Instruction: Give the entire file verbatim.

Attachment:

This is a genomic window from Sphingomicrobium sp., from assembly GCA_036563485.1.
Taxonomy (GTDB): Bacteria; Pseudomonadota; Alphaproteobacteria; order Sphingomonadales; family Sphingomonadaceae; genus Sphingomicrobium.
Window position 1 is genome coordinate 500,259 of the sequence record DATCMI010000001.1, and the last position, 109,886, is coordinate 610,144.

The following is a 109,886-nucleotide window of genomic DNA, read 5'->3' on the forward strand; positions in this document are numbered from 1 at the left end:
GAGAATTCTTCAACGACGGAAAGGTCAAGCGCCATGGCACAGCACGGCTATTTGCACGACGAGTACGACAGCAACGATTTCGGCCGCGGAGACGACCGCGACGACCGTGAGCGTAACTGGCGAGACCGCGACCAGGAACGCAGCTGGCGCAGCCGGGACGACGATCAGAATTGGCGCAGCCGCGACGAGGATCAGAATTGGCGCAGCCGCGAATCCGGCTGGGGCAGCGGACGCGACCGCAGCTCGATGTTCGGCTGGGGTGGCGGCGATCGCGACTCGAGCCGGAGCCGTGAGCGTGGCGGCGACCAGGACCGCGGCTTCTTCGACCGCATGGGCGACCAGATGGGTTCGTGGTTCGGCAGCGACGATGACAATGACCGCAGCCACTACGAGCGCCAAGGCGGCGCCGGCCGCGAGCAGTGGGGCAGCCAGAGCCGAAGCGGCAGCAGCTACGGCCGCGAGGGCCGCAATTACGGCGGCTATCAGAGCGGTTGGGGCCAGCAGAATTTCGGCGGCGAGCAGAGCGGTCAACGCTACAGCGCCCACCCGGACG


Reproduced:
This is a genomic window from Sphingomicrobium sp., from assembly GCA_036563485.1.
Taxonomy (GTDB): Bacteria; Pseudomonadota; Alphaproteobacteria; order Sphingomonadales; family Sphingomonadaceae; genus Sphingomicrobium.
Window position 1 is genome coordinate 500,259 of the sequence record DATCMI010000001.1, and the last position, 109,886, is coordinate 610,144.

The following is a 109,886-nucleotide window of genomic DNA, read 5'->3' on the forward strand; positions in this document are numbered from 1 at the left end:
GAGAATTCTTCAACGACGGAAAGGTCAAGCGCCATGGCACAGCACGGCTATTTGCACGACGAGTACGACAGCAACGATTTCGGCCGCGGAGACGACCGCGACGACCGTGAGCGTAACTGGCGAGACCGCGACCAGGAACGCAGCTGGCGCAGCCGGGACGACGATCAGAATTGGCGCAGCCGCGACGAGGATCAGAATTGGCGCAGCCGCGAATCCGGCTGGGGCAGCGGACGCGACCGCAGCTCGATGTTCGGCTGGGGTGGCGGCGATCGCGACTCGAGCCGGAGCCGTGAGCGTGGCGGCGACCAGGACCGCGGCTTCTTCGACCGCATGGGCGACCAGATGGGTTCGTGGTTCGGCAGCGACGATGACAATGACCGCAGCCACTACGAGCGCCAAGGCGGCGCCGGCCGCGAGCAGTGGGGCAGCCAGAGCCGAAGCGGCAGCAGCTACGGCCGCGAGGGCCGCAATTACGGCGGCTATCAGAGCGGTTGGGGCCAGCAGAATTTCGGCGGCGAGCAGAGCGGTCAACGCTACAGCGCCCACCCGGACG